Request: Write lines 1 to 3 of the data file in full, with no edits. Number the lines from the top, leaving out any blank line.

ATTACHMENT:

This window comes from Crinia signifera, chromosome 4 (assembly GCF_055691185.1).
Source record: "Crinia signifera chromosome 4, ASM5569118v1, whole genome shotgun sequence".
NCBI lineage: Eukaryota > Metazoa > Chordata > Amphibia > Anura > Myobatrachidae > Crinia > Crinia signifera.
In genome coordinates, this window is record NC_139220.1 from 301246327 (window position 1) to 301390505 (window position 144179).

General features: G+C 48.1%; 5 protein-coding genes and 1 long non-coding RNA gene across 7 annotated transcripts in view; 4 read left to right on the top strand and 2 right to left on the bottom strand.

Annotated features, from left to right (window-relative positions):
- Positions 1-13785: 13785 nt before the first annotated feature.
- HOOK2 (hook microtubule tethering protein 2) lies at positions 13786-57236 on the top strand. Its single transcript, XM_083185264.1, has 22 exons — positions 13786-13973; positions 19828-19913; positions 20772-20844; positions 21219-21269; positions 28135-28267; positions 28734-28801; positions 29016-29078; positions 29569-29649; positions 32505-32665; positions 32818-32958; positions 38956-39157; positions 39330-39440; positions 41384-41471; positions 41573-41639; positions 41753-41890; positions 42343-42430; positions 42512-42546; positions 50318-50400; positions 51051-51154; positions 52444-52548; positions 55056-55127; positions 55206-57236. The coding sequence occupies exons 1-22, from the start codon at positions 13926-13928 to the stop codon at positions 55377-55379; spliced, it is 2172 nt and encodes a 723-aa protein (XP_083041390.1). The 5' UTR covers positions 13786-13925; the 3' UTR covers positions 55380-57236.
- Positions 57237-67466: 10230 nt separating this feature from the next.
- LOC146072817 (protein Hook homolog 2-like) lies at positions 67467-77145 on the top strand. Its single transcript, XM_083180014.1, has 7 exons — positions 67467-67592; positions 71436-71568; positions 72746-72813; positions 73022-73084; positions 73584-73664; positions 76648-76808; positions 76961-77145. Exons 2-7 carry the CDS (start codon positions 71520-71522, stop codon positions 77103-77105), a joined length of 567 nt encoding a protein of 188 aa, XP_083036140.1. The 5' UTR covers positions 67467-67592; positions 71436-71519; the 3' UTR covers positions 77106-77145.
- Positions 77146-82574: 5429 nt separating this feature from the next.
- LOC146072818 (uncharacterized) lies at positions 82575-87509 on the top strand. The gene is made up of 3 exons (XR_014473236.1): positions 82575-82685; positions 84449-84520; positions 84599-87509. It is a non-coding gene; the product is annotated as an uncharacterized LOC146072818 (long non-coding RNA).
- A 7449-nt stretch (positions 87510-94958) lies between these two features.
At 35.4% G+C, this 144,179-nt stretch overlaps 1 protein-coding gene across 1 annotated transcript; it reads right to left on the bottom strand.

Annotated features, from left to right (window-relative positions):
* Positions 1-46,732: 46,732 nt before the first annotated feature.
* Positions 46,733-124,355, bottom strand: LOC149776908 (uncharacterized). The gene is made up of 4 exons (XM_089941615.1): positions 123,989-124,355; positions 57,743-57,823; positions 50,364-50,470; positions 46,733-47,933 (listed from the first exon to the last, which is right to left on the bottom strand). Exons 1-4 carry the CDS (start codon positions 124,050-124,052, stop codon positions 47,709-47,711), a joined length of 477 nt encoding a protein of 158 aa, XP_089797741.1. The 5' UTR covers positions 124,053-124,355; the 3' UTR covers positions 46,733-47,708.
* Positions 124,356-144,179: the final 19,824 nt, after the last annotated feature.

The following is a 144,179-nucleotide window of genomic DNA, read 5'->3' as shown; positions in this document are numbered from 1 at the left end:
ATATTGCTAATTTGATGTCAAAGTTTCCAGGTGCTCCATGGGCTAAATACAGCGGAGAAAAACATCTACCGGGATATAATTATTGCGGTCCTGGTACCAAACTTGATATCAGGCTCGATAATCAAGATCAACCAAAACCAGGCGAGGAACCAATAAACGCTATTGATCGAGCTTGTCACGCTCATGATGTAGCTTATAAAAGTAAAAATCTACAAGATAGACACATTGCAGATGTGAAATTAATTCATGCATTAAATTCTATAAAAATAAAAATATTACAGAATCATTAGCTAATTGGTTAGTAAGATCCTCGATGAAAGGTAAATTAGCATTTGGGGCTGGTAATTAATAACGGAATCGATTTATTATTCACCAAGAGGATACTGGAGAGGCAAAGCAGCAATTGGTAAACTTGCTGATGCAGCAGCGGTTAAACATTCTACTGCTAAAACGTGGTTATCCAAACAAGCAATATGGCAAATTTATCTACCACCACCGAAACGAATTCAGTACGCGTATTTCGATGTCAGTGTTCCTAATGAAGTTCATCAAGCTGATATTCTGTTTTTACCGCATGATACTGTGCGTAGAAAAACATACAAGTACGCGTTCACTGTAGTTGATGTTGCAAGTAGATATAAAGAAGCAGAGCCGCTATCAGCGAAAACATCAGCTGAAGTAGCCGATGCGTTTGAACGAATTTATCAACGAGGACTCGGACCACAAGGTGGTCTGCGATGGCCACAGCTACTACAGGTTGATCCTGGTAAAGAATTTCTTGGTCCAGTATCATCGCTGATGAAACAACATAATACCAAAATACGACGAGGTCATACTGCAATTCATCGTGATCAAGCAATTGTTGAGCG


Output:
This window comes from Crinia signifera, chromosome 4 (assembly GCF_055691185.1).
Source record: "Crinia signifera chromosome 4, ASM5569118v1, whole genome shotgun sequence".
NCBI lineage: Eukaryota > Metazoa > Chordata > Amphibia > Anura > Myobatrachidae > Crinia > Crinia signifera.